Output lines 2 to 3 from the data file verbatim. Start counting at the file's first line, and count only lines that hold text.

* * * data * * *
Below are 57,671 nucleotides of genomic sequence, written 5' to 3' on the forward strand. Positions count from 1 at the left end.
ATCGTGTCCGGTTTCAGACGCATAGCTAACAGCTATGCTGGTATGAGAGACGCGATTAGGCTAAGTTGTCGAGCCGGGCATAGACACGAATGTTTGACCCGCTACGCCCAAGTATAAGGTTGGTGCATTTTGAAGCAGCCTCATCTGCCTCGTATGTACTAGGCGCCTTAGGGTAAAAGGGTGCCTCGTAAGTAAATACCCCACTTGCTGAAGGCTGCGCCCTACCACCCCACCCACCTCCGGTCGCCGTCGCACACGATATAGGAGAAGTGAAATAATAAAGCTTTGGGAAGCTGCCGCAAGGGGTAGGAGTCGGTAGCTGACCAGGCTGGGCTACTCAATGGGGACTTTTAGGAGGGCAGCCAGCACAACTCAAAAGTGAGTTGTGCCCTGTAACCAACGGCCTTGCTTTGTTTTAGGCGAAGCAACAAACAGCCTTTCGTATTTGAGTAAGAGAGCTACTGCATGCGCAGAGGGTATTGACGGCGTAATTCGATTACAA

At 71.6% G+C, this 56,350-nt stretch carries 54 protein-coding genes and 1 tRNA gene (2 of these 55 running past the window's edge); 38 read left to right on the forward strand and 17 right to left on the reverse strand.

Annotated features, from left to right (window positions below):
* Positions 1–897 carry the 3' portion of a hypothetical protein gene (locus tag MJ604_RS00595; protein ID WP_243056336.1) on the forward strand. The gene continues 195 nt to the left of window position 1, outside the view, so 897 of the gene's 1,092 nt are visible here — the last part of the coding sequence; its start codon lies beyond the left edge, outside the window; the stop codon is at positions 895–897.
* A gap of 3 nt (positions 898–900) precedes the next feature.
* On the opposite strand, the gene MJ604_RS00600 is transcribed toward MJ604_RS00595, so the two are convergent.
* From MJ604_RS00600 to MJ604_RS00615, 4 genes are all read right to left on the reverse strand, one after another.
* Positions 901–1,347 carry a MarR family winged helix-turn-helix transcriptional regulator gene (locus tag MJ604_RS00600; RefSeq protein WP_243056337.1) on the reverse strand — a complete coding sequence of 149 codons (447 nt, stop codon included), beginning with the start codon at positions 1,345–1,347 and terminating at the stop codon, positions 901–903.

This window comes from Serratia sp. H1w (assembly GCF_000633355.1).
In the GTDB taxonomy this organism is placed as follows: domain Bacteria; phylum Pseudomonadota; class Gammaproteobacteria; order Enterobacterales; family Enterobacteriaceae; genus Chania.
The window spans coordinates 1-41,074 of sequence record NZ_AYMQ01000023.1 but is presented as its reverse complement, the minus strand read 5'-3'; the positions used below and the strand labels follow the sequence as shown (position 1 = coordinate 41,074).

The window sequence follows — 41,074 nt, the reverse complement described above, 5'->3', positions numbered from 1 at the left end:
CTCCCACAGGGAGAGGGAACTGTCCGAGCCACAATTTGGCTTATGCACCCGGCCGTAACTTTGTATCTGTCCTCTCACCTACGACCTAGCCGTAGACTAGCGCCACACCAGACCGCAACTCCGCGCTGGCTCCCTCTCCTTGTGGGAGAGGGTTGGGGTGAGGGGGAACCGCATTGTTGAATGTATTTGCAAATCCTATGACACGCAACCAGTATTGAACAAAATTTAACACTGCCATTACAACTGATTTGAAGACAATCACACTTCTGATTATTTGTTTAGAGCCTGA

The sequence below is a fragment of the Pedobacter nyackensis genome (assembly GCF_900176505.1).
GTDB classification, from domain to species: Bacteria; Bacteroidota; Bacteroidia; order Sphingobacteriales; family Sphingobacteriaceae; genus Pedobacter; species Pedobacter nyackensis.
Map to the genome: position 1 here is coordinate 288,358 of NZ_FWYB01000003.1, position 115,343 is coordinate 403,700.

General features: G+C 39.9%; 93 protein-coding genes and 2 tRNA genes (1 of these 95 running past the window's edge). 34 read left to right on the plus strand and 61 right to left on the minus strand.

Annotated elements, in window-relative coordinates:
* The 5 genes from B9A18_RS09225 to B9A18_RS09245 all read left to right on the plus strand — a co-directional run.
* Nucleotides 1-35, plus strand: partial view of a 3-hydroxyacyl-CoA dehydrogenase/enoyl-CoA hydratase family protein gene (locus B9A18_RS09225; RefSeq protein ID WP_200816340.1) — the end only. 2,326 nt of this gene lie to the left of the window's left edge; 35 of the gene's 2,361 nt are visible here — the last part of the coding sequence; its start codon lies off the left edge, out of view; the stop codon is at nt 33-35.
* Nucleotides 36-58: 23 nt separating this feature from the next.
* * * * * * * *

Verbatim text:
ATCGTGTCCGGTTTCAGACGCATAGCTAACAGCTATGCTGGTATGAGAGACGCGATTAGGCTAAGTTGTCGAGCCGGGCATAGACACGAATGTTTGACCCGCTACGCCCAAGTATAAGGTTGGTGCATTTTGAAGCAGCCTCATCTGCCTCGTATGTACTAGGCGCCTTAGGGTAAAAGGGTGCCTCGTAAGTAAATACCCCACTTGCTGAAGGCTGCGCCCTACCACCCCACCCACCTCCGGTCGCCGTCGCACACGATATAGGAGAAGTGAAATAATAAAGCTTTGGGAAGCTGCCGCAAGGGGTAGGAGTCGGTAGCTGACCAGGCTGGGCTACTCAATGGGGACTTTTAGGAGGGCAGCCAGCACAACTCAAAAGTGAGTTGTGCCCTGTAACCAACGGCCTTGCTTTGTTTTAGGCGAAGCAACAAACAGCCTTTCGTATTTGAGTAAGAGAGCTACTGCATGCGCAGAGGGTATTGACGGCGTAATTCGATTACAA

At 71.6% G+C, this 56,350-nt stretch carries 54 protein-coding genes and 1 tRNA gene (2 of these 55 running past the window's edge); 38 read left to right on the forward strand and 17 right to left on the reverse strand.